When the Office of Personnel Management announced that it would improve the quality of its cyber security staff after concerns were raised in the Department of the Interior, it punctuated how important gaining and keeping the trust of the public-or consumer, as the case may be-is when IT security is involved.
According to an article in InformationWeek, the problems aren't restricted to the Department of the Interior, since a Booz Allen Hamilton survey of 69 officials in 18 other federal agencies found a number of challenges to federal cyber security. Plus, the 2009 CDWG Federal Cyber Security report says half of federal agencies report a security incident at least once a week and that many of these incidents come from inappropriate employee activity.
News like this makes it difficult to trust the federal government's IT network. But we don't have a lot of choices in dealing with the federal government.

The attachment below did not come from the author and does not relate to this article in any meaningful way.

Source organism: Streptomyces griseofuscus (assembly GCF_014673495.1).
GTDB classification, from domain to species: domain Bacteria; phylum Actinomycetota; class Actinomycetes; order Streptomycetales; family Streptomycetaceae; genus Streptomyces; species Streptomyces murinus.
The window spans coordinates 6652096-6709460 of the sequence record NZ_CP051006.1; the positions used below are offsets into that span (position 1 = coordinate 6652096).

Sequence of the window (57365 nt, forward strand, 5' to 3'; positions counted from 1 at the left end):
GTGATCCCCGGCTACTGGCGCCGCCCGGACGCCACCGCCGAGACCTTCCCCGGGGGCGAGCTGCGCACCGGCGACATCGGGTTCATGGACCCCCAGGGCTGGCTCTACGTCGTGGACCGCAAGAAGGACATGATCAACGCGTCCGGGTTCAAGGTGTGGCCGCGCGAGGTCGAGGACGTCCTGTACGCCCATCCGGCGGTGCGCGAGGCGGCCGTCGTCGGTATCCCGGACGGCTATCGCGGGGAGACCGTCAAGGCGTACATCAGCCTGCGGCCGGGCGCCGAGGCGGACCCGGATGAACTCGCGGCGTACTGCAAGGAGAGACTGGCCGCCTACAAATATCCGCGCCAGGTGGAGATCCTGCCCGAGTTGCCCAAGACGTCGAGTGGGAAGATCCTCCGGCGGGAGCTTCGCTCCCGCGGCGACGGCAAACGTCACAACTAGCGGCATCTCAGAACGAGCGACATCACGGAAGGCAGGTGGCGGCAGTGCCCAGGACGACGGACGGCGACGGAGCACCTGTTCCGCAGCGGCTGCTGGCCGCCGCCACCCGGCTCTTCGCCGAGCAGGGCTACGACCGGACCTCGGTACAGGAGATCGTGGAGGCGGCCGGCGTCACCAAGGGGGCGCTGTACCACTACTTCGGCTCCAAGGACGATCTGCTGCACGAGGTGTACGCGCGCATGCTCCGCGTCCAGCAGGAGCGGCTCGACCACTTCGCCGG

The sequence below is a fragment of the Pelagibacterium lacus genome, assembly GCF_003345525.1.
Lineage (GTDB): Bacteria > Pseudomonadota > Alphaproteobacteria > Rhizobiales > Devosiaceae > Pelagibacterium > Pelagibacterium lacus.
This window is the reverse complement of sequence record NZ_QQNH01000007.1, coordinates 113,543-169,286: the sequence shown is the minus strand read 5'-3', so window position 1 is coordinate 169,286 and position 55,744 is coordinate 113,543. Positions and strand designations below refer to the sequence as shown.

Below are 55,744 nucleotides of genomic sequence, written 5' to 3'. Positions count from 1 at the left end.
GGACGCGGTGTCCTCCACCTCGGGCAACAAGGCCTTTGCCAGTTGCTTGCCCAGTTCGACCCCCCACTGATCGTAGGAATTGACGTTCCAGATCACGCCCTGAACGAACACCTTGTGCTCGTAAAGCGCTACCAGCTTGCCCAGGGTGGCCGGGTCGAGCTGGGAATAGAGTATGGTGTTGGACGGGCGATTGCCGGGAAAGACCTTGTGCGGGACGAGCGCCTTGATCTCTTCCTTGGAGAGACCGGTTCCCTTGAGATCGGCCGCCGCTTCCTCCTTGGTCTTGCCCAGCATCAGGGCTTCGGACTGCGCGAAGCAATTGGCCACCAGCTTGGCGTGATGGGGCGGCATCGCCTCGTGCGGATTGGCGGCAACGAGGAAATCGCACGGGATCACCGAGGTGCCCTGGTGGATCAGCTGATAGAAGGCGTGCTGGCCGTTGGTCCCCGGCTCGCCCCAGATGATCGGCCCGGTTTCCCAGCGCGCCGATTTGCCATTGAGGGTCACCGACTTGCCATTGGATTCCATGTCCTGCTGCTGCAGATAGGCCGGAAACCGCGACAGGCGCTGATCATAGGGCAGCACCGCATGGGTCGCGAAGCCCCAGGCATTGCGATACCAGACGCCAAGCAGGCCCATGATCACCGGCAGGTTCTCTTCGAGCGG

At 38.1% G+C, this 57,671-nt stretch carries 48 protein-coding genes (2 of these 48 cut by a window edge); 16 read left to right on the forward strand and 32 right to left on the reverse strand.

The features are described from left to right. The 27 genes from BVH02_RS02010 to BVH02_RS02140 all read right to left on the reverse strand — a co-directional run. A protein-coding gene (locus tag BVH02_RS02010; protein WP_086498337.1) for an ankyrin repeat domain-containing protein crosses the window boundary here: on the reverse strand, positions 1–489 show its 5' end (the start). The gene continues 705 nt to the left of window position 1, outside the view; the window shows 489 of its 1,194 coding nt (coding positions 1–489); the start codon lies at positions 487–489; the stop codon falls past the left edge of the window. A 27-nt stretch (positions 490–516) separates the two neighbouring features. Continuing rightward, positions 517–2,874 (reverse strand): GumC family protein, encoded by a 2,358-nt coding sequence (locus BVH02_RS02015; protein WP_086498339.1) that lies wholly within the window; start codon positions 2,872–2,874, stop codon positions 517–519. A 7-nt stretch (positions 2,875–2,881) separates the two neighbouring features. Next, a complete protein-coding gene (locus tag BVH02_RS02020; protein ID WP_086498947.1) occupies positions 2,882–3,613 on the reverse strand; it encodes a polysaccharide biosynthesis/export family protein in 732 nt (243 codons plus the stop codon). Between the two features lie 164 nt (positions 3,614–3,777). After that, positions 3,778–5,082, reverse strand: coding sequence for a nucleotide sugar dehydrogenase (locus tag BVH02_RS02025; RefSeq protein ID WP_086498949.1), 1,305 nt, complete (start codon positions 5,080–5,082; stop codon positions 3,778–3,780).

Consumers do have choices when it comes to businesses, however, and Bruce Schneier writes that sales for all sorts of services, from hair cuts to medical services, depend on price and trust. He writes:
"A reputation-based economy means that infrastructure providers care more about security than their customers do. I realized this 10 years ago with my own company. We provided network-monitoring services to large corporations, and our internal network security was much more extensive than our customers'. Our customers secured their networks -- that's why they hired us, after all -- but only up to the value of their networks. If we mishandled any of our customers' data, we would have lost the trust of all of our customers."
In other words, if your business doesn't think it is important enough to maximize IT security measures or to hire well-qualified cyber security personnel, your reputation-and perhaps your customer base -- takes a hit from which it might not recover.